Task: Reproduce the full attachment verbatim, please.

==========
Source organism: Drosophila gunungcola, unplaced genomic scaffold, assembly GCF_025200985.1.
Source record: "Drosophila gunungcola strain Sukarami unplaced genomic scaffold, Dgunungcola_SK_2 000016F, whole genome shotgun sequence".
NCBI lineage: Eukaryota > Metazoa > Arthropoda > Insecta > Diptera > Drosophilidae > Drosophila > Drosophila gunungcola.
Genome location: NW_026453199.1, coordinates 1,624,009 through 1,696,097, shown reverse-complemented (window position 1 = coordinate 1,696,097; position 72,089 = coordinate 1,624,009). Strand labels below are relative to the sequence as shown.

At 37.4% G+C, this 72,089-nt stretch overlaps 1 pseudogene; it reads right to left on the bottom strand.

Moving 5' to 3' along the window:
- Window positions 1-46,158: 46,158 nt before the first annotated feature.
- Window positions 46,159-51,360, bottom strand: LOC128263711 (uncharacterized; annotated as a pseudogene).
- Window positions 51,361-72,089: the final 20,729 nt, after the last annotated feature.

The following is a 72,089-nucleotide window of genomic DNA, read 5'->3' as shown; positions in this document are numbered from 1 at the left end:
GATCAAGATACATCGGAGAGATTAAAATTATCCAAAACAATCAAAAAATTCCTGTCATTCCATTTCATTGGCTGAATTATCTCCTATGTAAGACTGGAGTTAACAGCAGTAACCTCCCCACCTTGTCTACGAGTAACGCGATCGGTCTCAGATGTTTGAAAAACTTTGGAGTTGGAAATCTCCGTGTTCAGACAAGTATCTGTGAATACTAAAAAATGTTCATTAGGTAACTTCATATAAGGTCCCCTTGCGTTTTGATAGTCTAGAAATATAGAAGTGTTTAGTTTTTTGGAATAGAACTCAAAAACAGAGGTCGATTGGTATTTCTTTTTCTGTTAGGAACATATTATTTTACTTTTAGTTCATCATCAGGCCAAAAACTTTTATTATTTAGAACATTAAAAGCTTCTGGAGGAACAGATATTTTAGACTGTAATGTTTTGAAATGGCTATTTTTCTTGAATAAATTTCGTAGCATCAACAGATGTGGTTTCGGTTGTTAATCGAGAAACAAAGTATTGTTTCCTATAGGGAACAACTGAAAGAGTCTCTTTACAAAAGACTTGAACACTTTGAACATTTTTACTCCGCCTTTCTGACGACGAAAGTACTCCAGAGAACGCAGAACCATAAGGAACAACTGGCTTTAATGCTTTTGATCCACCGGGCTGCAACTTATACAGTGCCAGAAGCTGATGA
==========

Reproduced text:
Source organism: Drosophila gunungcola, unplaced genomic scaffold, assembly GCF_025200985.1.
Source record: "Drosophila gunungcola strain Sukarami unplaced genomic scaffold, Dgunungcola_SK_2 000016F, whole genome shotgun sequence".
NCBI lineage: Eukaryota > Metazoa > Arthropoda > Insecta > Diptera > Drosophilidae > Drosophila > Drosophila gunungcola.
Genome location: NW_026453199.1, coordinates 1,624,009 through 1,696,097, shown reverse-complemented (window position 1 = coordinate 1,696,097; position 72,089 = coordinate 1,624,009). Strand labels below are relative to the sequence as shown.

At 37.4% G+C, this 72,089-nt stretch overlaps 1 pseudogene; it reads right to left on the bottom strand.

Moving 5' to 3' along the window:
- Window positions 1-46,158: 46,158 nt before the first annotated feature.
- Window positions 46,159-51,360, bottom strand: LOC128263711 (uncharacterized; annotated as a pseudogene).
- Window positions 51,361-72,089: the final 20,729 nt, after the last annotated feature.

The following is a 72,089-nucleotide window of genomic DNA, read 5'->3' as shown; positions in this document are numbered from 1 at the left end:
GATCAAGATACATCGGAGAGATTAAAATTATCCAAAACAATCAAAAAATTCCTGTCATTCCATTTCATTGGCTGAATTATCTCCTATGTAAGACTGGAGTTAACAGCAGTAACCTCCCCACCTTGTCTACGAGTAACGCGATCGGTCTCAGATGTTTGAAAAACTTTGGAGTTGGAAATCTCCGTGTTCAGACAAGTATCTGTGAATACTAAAAAATGTTCATTAGGTAACTTCATATAAGGTCCCCTTGCGTTTTGATAGTCTAGAAATATAGAAGTGTTTAGTTTTTTGGAATAGAACTCAAAAACAGAGGTCGATTGGTATTTCTTTTTCTGTTAGGAACATATTATTTTACTTTTAGTTCATCATCAGGCCAAAAACTTTTATTATTTAGAACATTAAAAGCTTCTGGAGGAACAGATATTTTAGACTGTAATGTTTTGAAATGGCTATTTTTCTTGAATAAATTTCGTAGCATCAACAGATGTGGTTTCGGTTGTTAATCGAGAAACAAAGTATTGTTTCCTATAGGGAACAACTGAAAGAGTCTCTTTACAAAAGACTTGAACACTTTGAACATTTTTACTCCGCCTTTCTGACGACGAAAGTACTCCAGAGAACGCAGAACCATAAGGAACAACTGGCTTTAATGCTTTTGATCCACCGGGCTGCAACTTATACAGTGCCAGAAGCTGATGA